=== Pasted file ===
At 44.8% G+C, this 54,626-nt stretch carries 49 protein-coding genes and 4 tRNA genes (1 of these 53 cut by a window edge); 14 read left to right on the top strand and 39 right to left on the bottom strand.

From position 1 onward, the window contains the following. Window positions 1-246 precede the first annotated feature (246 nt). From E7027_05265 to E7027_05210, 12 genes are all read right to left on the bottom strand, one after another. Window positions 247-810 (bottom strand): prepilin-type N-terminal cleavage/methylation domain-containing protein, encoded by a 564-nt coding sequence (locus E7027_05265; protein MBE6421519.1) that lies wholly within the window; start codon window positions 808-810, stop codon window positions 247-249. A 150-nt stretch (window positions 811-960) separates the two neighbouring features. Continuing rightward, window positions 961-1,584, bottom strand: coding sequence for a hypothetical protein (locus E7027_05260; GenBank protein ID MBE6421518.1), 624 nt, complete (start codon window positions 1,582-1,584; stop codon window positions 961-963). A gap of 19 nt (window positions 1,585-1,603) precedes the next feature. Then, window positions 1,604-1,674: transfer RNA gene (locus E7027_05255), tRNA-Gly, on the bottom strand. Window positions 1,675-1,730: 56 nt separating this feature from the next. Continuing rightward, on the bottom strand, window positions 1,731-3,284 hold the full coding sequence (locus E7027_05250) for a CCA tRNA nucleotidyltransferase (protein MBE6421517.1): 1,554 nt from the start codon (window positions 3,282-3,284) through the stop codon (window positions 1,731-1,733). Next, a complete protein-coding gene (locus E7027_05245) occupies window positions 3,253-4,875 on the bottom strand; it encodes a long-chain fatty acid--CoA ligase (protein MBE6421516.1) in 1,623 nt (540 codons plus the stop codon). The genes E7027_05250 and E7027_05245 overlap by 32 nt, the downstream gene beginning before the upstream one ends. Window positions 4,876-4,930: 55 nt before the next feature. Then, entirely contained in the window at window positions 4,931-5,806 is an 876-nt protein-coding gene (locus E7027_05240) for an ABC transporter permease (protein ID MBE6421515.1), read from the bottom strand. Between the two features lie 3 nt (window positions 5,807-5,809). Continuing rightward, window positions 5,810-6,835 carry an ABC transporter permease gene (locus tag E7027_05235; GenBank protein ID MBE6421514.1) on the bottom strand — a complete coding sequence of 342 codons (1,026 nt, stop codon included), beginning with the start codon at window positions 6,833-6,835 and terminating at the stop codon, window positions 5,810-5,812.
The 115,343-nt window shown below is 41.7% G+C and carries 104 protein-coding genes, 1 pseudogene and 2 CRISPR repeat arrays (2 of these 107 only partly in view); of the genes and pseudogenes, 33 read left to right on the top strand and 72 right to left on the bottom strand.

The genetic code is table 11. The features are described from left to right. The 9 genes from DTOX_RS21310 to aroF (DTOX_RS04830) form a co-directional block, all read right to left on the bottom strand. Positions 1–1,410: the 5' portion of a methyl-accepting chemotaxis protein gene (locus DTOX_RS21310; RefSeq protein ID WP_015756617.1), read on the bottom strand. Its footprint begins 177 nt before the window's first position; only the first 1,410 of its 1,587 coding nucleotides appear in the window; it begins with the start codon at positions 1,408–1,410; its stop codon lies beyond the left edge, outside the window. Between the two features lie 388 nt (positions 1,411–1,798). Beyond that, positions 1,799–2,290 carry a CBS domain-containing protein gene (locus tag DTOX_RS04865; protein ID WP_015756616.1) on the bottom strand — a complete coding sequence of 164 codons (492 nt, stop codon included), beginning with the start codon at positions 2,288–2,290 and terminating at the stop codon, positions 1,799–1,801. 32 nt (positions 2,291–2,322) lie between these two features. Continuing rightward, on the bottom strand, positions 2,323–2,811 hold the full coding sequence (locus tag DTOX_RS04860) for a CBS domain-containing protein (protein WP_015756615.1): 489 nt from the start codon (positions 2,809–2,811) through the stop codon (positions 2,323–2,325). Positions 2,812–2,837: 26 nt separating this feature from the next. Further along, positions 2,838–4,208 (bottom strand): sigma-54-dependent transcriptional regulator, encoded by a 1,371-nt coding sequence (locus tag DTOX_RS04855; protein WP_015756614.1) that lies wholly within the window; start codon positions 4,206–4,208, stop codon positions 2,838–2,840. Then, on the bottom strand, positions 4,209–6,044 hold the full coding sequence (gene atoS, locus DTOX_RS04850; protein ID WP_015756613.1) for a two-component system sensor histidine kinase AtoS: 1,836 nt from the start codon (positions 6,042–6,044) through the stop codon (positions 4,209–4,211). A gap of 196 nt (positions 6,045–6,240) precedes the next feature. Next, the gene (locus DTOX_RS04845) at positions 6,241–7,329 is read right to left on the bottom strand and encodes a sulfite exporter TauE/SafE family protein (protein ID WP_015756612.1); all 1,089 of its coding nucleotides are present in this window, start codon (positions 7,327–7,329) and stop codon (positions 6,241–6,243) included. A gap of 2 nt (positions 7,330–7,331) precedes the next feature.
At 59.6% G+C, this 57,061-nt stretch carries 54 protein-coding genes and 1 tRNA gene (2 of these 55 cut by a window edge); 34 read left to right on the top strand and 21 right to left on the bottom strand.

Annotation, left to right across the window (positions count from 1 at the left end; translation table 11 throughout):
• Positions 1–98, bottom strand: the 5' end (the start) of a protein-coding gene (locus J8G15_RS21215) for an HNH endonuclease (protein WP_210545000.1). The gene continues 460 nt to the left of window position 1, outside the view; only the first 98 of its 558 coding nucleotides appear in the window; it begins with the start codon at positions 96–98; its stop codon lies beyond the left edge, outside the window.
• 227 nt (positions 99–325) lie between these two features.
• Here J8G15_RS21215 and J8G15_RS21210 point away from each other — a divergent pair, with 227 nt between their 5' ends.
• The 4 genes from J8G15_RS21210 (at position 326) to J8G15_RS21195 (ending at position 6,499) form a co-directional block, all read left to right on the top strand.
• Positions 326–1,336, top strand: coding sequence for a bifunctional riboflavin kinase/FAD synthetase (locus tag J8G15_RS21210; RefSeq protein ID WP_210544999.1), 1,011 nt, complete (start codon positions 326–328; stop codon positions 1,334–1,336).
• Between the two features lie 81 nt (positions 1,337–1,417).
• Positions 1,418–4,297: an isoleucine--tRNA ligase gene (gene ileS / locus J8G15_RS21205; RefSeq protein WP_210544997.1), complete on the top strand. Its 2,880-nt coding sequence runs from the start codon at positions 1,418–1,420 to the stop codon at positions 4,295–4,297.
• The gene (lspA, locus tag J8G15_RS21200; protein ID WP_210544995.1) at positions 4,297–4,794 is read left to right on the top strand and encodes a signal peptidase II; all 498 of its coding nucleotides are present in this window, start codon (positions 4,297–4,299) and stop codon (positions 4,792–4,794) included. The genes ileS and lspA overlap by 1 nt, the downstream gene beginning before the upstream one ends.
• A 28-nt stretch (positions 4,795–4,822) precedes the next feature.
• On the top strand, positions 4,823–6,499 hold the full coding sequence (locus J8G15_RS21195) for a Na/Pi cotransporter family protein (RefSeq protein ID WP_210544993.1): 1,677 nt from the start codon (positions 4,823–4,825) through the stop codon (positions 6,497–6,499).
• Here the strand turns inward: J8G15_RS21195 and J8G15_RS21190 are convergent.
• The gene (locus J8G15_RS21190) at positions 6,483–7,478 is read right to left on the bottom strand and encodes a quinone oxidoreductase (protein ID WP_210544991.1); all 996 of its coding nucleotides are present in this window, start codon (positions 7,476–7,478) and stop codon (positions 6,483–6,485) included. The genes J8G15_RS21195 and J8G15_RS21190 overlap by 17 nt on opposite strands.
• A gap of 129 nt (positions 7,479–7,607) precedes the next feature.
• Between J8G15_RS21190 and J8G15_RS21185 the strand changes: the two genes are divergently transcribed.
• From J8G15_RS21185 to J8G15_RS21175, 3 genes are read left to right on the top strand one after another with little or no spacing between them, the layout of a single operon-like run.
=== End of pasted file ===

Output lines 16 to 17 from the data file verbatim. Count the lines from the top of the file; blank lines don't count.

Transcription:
• On the top strand, positions 4,823–6,499 hold the full coding sequence (locus J8G15_RS21195) for a Na/Pi cotransporter family protein (RefSeq protein ID WP_210544993.1): 1,677 nt from the start codon (positions 4,823–4,825) through the stop codon (positions 6,497–6,499).
• Here the strand turns inward: J8G15_RS21195 and J8G15_RS21190 are convergent.